But how to get there? The answer can’t be solely through a combination of firings and merit pay. We need to do much more than rid schools of terrible teachers and shower rewards on superstars. With or without union busting, the quality of all teaching could be improved with increased entry standards for educators, along with increases in compensation and the standing of the profession in the community generally.

The increase in pay, I believe, would not have to be huge. Teachers already enjoy rewarding work, a relaxed summer schedule, and considerable job security, in spite of the school reform movement’s interventions. But particularly now, with labor markets depleted in much of the private and professional sector, at least modest increases in pay and substantial increases in prestige might bring talented people into the profession. College graduates contemplating law school, for example, would be well advised to take a hard look at the teaching professions instead: as bad as the teaching market is, the law market is worse. Average starting salaries for lawyers are dropping, along with prospects for employment, such that it is now questionable whether a legal degree, with the six-figure debt it requires, is a sound investment. Legal work is also less secure and, for many people, likely most, less interesting and less intrinsically rewarding than teaching.

So why don’t we tighten standards and increase pay? It’s not because the unions or mediocre teachers put this solution beyond reach. Rather, it’s because we lack the political will. Citizens, parents, adults who vote: we don’t seem to want high-quality teaching very badly. You get what you pay for, as they say.

• • •


The saddest and least defensible part of Rhee’s reform movement is not her insistence on firing poor teachers. It is not her reliance on testing; on merit pay; or on privatization measures, such as vouchers and charter schools, intended to satiate parents’ desires for choice. Those are controversial measures, all of which may or may not succeed in particular communities. They should not be viewed as silver bullets, but nor should they be taken off the table. They are not unreasonable or badly intended, and their supporters have students’ interests at heart. Equally reasonable and well-intended people might sensibly doubt these measures’ efficacy. There’s nothing unhealthy about the debate.

No, the saddest part of Rhee’s reform movement, and of Radical, is just how limited it is. Rhee envisions a world in which all else might remain unchanged, but every student will have the benefit of one, two, or three truly gifted teachers.

Okay—but is that the best we can come up with, even in our dreams? Surely we should demand much more of our education system and our education dollars than that. We should demand—and work to achieve—an education system with excellent teachers, yes, but also one with good and very good and good-enough teachers who enjoy decent salaries, assistance in their first years, a modicum of hard-earned job security once they hit their stride, and social prestige the equal of that enjoyed by other professionals. We should demand for teachers the admiration, even the awe, of their neighbors, for the wisdom they daily bestow on their students.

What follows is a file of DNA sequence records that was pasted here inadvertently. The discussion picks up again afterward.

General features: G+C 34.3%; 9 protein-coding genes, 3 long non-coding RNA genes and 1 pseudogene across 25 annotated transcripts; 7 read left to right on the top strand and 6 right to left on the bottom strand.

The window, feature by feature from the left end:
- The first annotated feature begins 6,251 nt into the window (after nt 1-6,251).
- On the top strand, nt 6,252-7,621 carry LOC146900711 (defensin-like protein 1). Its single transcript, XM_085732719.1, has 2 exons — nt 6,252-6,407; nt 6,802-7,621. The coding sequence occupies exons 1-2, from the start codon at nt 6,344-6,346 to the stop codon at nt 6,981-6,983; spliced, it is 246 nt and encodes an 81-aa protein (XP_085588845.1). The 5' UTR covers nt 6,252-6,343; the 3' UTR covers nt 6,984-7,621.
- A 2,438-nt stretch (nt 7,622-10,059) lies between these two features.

We should demand that those teachers and students work in buildings that are safe, warm, and attractive, employing technology that is helpful but that does not overshadow the content of what’s being taught. We should demand that those good teachers work side by side with talented artists, musicians, and athletes who will train and inspire students drawn to those fields of endeavor. All of these people should benefit from the support and leadership of skilled administrators who are committed to the goals of their schools.

We should demand safety in the neighborhoods where students live and a home environment for every student that is both nurturing and educative, assisted by social services where necessary. We should demand a rigorous curriculum that straightforwardly asks the most of our children and develops their abilities in ways that lead to real educational attainment and accomplishment. We should not coddle students with undue regard for their aversion to repetition or create in them a need for constant reaffirmation of their self-esteem, which does little but interfere with learning.

Were we to broaden our reform agenda to include these goals, we might feel less need for vouchers, charter schools, standardized testing, merit pay, and mass firings. All of us adults, not just teachers and parents with school-age children, might also have more of an impetus to contribute votes, tax dollars, and time to high-quality public education for all our children. Along the way, we might collectively figure out how to put our children first, as Rhee rightly implores us to do. At the same time we might attend to, rather than jettison, the interests, health, well-being, and safety of the adults, especially teachers, on whom those children depend.